Pitching and Relationships in the time of COVID-19

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A few weeks back, we hosted a virtual panel on ‘Pitching and Maintaining Brand Relationships in the Time of COVID-19.’ We were delighted to be joined by Amy Skelding, Senior Partner at Brighter Group and Barry Johnston Account Director at Gosh PR, as well as Des Burke who represents the DMO Tourism Ireland as their Publicity Executive. 

In this “unprecedented” situation we find ourselves in, it has been a really uncertain time for digital content creators, particularly those in the travel industry with campaigns and paid projects being postponed or cancelled entirely.

We’ve put together this blog post to share some of the key questions that were put to the panel and the main takeaways from our guests who speak from both a DMO and PR perspective.

Header image: Photo by Allie on Unsplash

Do brands and PR agencies still want to hear from content creators at the moment?

The short answer here is yes! Obviously however, as Barry reminds us, brands and DMO’s marketing budgets would have been slashed massively, if not completely. Creators should be understanding of this, and will need to be flexible and realistic when pitching to brands and PRs.

While brands and agencies are still eager to hear from creators, any new or cold pitches should be approached carefully and should be well thought out. Make sure to highlight your value as a creator because now more than ever (with these reduced marketing budgets) investment has to really be worth their while. 

Something that was highlighted during the discussion was the importance of maintaining relationships, so that as and when any opportunities for PR’s clients do arise, they have that influencer network readily available to reach out to. Make sure to drop an email to any existing contacts and highlight any ways you’ve pivoted or adapted your content to be relevant.

What is the kind of thing you do and don’t want to hear from content creators?

A good pitch is one that shows a lot of passion and research. Research is key here so ensure that you’ve done your homework, you know who you are pitching to and you know not just about the destination (or brand) but the current environment.

“A good pitch is one that shows a lot of passion and research.

Amy Skelding suggests that going forward the trends indicate that we will travel with more purpose and with a greater importance placed on sustainability. Are there was you can focus your content on being more eco-friendly and communicate this to your audience and new clients? Don’t forget to look at the trends, and the recovery strategies of DMOs.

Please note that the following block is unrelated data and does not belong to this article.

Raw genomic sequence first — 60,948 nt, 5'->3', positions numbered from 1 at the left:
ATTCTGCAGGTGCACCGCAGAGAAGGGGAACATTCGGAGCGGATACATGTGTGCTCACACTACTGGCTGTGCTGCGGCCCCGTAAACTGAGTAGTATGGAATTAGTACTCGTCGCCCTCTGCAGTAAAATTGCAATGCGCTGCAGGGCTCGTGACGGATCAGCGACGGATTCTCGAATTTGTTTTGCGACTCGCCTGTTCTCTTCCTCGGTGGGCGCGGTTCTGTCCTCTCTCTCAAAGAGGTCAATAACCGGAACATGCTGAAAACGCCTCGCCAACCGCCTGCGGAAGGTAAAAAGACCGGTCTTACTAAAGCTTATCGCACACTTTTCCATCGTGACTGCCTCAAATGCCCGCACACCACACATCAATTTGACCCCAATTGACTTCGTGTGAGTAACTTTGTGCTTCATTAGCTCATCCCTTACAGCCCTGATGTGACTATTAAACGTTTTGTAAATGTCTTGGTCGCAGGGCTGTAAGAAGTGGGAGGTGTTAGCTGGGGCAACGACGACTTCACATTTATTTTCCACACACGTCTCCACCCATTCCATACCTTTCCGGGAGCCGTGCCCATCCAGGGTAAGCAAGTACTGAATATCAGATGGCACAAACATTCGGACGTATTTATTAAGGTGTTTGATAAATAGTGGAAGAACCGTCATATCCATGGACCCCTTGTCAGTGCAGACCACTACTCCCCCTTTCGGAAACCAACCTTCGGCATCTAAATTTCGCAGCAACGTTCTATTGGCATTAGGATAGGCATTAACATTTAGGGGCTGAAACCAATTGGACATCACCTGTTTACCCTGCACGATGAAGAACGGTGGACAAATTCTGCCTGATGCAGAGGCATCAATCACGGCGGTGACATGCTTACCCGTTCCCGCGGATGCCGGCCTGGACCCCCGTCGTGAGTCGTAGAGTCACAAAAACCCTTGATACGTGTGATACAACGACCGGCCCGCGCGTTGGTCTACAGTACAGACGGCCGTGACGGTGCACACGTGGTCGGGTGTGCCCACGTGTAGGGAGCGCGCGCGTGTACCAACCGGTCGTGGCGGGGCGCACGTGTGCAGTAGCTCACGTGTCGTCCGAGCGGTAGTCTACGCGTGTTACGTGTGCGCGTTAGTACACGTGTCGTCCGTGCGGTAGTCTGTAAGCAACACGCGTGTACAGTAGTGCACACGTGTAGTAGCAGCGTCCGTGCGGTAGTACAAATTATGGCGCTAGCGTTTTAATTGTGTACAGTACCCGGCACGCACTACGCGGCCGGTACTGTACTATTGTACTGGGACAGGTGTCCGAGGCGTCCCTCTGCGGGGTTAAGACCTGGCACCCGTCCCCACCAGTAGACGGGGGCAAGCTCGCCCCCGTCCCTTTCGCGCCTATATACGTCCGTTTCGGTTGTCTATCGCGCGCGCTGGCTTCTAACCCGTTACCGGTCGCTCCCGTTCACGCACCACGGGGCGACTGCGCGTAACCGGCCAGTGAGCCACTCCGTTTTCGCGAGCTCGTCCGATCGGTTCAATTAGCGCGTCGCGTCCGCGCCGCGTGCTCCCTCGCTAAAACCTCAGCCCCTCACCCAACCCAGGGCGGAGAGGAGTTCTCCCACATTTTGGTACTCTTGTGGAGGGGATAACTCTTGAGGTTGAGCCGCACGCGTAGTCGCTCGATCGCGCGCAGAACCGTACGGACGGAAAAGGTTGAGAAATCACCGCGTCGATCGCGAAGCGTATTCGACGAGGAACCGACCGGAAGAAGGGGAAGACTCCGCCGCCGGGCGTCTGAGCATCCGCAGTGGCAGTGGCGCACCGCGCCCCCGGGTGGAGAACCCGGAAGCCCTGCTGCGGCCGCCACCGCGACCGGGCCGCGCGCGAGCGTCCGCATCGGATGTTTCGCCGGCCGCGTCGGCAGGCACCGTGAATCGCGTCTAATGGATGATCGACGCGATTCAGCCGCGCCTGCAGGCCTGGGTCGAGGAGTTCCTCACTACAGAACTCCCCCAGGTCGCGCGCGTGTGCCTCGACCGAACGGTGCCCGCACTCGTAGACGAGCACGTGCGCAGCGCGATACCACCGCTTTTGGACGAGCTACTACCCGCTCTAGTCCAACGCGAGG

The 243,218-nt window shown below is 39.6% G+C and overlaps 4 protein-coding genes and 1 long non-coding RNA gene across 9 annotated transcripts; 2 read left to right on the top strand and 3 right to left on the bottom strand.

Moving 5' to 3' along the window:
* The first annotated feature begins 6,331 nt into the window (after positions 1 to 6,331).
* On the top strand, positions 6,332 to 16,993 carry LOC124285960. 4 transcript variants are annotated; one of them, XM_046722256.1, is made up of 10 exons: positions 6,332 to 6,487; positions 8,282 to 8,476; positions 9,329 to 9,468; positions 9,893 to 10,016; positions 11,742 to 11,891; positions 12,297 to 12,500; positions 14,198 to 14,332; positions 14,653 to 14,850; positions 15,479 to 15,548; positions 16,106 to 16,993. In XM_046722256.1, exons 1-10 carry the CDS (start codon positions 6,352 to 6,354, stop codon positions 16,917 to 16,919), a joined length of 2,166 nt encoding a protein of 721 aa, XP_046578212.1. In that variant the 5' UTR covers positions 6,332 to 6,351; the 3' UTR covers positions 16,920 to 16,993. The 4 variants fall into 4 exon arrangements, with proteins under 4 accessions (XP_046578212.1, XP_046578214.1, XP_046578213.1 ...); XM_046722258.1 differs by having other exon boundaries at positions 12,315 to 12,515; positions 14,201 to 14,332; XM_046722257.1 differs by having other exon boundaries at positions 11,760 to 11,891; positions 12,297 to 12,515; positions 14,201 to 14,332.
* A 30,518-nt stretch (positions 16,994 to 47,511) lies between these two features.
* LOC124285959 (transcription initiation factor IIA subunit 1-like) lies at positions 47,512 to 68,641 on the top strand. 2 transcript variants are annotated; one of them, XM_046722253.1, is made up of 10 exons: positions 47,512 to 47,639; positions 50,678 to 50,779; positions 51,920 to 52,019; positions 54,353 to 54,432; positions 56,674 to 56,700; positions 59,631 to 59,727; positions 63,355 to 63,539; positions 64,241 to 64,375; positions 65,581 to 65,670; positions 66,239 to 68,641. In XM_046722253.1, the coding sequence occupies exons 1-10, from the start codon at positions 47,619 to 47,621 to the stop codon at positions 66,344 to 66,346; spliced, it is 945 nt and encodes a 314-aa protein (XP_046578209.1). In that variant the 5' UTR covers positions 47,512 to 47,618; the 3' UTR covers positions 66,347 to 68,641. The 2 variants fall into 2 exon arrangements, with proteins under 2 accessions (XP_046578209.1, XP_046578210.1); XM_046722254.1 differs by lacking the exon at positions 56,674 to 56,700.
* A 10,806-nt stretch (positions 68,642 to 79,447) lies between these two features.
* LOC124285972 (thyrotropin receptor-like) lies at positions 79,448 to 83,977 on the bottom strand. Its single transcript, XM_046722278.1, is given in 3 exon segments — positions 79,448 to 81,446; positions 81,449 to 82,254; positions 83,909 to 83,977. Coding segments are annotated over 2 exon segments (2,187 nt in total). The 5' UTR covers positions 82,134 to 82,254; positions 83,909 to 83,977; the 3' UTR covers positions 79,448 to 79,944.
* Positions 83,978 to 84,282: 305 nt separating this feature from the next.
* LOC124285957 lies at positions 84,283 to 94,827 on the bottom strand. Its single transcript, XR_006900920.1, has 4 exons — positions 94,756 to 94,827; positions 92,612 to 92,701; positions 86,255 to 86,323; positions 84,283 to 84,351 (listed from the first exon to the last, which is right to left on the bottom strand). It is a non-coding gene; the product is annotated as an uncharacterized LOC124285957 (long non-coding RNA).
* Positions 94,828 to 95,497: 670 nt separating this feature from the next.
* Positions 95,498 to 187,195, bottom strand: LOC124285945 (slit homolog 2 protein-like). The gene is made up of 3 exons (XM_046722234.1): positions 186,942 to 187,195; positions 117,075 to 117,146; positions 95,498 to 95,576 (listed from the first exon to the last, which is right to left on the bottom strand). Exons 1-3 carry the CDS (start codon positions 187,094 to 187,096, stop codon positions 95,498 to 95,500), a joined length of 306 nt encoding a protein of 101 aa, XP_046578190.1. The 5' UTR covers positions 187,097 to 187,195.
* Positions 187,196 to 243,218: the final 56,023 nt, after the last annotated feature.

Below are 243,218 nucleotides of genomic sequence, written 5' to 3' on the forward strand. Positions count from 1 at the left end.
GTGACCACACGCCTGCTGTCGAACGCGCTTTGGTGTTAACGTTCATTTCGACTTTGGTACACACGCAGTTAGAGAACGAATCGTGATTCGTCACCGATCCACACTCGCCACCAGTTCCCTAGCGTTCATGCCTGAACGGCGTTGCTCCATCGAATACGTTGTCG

It’s also important to ensure that you are still sounding authentic too for your audience, as there are some really inauthentic ads and brand partnerships that we’ve all seen. While we understand the importance of getting paid work now more than ever, make sure it’s done in a way that’s in keeping with your channel – stay on brand and true to what you are. Be sensitive about the content you’re publishing and try to keep it genuine for your audience.

What are the best ways for creators to “do their research’?

Website and social channels are a good place to start. Follow the social channels of that brand or destination. Subscribe to PR’s mailing lists or media databases, to find out about the latest goings-on. 

Des highlights the importance of taking time to look online at resources such as Ireland.com or tourismireland.com for inspiration and to learn more about current news and trends in particular destinations.

What’s the best way to be on a brand/PR’s radar in a positive way once this is all over? 

If you are at all able, one of the best ways to stay on people’s radar in the current climate is to engage on social channels with brands and destinations. Be sure to put out any old or unused content you may have (from previous trips, or recreating travel to the destination or a favourite dish, for example) to show support and solidarity. 

If you show a bit of willing to potential clients, they are much more likely to show willing back as and when they have the budget to allocate.

Michael, moderator of the panel and Founder of Traverse, enforces the point that if you show a bit of love to these great clients such as posting any pictures from past trips, it will really be appreciated at the moment and won’t go unnoticed. 

The key messages were to have empathy and sympathy for the situation – be sensitive and thoughtful with the messaging of your content. 

Where possible, support campaigns such as Antigua’s ‘Messages in the Sand;’

Barry reminds us that re-purposing content is also is a great way of pitching existing content to brands especially if you’ve already visited that destination or stayed in a particular hotel.

Most travel bloggers traffic has completely plummeted since the lockdown and restrictions were imposed. Will brands and destinations take this into consideration going forward? 

The short answer to this one also is yes, of course. Many small businesses, content creators included, have taken a massive hit due to COVID. Brands will be understanding, but where possible, it’s a good idea to have media kits and statistics on hand to demonstrate good blog traffic prior to this, from the past few months prior to COVID.

Also consider the ways of driving traffic to your blog in other non-travel specific ways, i.e. “best things to do while at home” or write about the things that people want or need during the lockdown, for example arts and crafts, online courses etc. People are online more now than ever, so try and make your content relevant. 

If you enjoyed this then make sure to stay up to date with our latest virtual events, to join in the next one via Zoom.



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